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"O" - OPRAH MAGAZINE

After riots rocked Los Angeles in 1992, Diane Bock set out to build bridges across the color divide, one family at a time 
By Betty Cortina  July/August, 2000

IN THE MIDDLE OF AN APRIL NIGHT back in 1992, Diane Bock sat in the living room of her San Diego home, nursing her newborn daughter. Struggling to stay awake, she turned on her television. What she saw really opened her eyes. 

A local station was airing footage of the Los Angeles riots, which had erupted after an all white jury acquitted four white police officers who were caught on videotape beating black motorist Rodney King. As images of blazing city blocks flashed across her screen, Bock was horrified. "Black people were fighting white people; Koreans were fighting Hispanics," she says. "I thought, how could there be so much hatred? And what can one person do about it?" 

Although she was living 8o miles away in an upscale, mostly white community, Bock was haunted by those images for months. Then, an idea came to her, and she sat down and put it in writing. "The best way to break down stereotypes is to promote personal contact among people of different groups," she wrote. She proposed creating a match­making program that would bring together families of different races so they could get to know one another and rid themselves of prejudice. Thinking this was the kind of task community agencies would be eager to take on, Bock sent her idea to every organization she could think of, from the United Way to her local school board. She spent the next three months making follow-up calls and visits, trying to convince one of them to implement her plan. 

But no one was interested. "I was surprised," says Bock, who had recently left her marketing job to stay home with her baby, Tasha, and older daughter, Quincy, then 3. "My husband finally told me, 'If you really care about this, you're doing to have to do it yourself.' And he was right." 

In early 1994, Bock created Community Cousins, a program that pairs up families of different ethnicities. She planned to encourage families, she called them cousins, to get together regularly; over time, she hoped they would build friendships and break down racial barriers. "If you're going to change the way people think and feel about one another," says Bock, now 40, "you have to start by bringing them together." 

After her program was given nonprofit status by the government, she recruited some well-known people with clout in her community to be on her board of advisors. At home she typed a brochure and made 1000 copies at her own expense. She left stacks of them at her pediatrician's office and at the library, and she posted them in supermarkets and on church bulletin boards. Sometimes she drove to Hispanic or black neighborhoods. "I'd see a family walking down the street, and I'd just hand them a pamphlet," Bock says. She rarely met resistance, but once, early in her campaign, "a Hispanic woman said she wasn't interested in knowing white people. I went home thinking, What am I doing?"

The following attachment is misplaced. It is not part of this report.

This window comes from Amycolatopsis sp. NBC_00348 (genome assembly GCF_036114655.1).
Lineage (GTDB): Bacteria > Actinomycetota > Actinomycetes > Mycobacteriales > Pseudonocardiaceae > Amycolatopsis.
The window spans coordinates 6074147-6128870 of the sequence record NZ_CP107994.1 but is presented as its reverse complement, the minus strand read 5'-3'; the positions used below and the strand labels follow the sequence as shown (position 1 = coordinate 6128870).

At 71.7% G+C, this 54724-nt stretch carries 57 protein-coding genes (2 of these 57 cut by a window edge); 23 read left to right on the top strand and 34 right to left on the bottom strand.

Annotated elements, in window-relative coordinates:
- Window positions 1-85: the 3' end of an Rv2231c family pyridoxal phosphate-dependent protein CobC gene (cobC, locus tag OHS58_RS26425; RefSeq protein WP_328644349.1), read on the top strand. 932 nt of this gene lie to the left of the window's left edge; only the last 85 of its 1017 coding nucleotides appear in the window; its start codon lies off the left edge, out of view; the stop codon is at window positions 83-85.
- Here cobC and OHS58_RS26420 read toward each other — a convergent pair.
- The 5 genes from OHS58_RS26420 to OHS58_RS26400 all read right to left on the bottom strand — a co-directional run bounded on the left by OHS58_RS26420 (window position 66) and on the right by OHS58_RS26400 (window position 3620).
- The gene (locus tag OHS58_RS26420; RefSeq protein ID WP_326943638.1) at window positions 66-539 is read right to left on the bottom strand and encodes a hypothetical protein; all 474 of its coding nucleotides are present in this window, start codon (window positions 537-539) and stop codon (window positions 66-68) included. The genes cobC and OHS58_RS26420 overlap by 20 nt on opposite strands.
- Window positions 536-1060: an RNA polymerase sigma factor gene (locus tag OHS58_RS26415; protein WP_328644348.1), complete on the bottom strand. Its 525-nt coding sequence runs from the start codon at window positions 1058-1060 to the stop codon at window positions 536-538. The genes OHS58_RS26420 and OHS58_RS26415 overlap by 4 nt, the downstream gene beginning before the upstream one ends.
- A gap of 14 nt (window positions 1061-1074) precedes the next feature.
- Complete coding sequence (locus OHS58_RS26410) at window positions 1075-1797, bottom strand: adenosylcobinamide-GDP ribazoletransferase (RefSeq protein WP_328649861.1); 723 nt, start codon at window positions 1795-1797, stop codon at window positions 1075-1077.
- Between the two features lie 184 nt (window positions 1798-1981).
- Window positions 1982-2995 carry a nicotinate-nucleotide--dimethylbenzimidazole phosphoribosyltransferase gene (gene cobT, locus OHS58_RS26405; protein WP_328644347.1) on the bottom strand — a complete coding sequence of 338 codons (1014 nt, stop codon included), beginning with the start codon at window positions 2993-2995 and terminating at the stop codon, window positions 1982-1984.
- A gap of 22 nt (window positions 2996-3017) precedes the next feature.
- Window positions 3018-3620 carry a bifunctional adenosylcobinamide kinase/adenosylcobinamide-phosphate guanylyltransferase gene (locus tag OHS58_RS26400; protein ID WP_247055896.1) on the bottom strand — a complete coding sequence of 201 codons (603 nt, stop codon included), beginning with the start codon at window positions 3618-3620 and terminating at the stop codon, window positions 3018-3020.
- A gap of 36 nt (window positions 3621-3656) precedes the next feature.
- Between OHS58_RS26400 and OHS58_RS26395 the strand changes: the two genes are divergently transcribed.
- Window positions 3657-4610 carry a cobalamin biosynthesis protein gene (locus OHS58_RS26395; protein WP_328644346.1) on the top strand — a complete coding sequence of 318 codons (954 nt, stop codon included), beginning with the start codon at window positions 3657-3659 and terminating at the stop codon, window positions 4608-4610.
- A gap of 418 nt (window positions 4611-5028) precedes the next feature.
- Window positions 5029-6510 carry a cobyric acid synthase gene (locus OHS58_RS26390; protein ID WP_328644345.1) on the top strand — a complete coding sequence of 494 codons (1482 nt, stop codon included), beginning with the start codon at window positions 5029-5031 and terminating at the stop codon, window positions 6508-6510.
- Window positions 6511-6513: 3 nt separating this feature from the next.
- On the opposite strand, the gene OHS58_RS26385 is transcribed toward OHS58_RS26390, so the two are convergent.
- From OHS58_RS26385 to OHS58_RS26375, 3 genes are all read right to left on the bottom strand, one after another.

Still, Bock forged ahead with her plans for the first Community Cousins event: a party for everyone who had signed up. Nearly 40 families showed up and brought everything from wontons to fried chicken to enchiladas. "There was so much to do, so much going on, that it was easy for people to talk to one another," says Katie Spiller, 40, an African-American "cousin" whose husband, Curt, and then 3 -year-old son, Drew, were recruited by Bock one afternoon at a playground. In the five years since that kickoff party, more than 300 families have participated in Community Cousins. The cousins are encouraged (nothing is ever forced) to meet on their own every month or two to go for pizza, have a play date or go to the movies. Every few months, Bock organizes a potluck picnic, a chili cook off or a ball game for all the families. "Once you get to know one another, you begin to empathize," says Bock. "That's how you begin to care about someone who looks different." 

Over the years, Bock and her husband, Larry, a 43-year-old venture capitalist, have grown especially close to the Spiller family. "I've learned that we may have different cultural experiences but that as parents we are very, very similar," says Bock. "It's changed the way I see things." For the Spillers, the group has eased some of the isolation they've felt living in a mostly white community. "It's given us a broader range of friends, and that's something I want to pass on to my kids," Katie says. "It's also helped us connect with other black families in the area. For my boys, that means they're not always the only black children in a room." Katie's son Drew, now 8, puts it simply: "I've learned you can never tell what people can do just by looking at them." 

Since Bock started the program, she and Larry have bankrolled the majority of its expenses: $27,000, used mostly for printing and postage. But Bock says every penny has been worth it. "Think of all the natural disasters and the diseases in the world," she says. "Racism is something we created. There are things we can do to fight it. That's why I'm doing this; because I can, and because I should."

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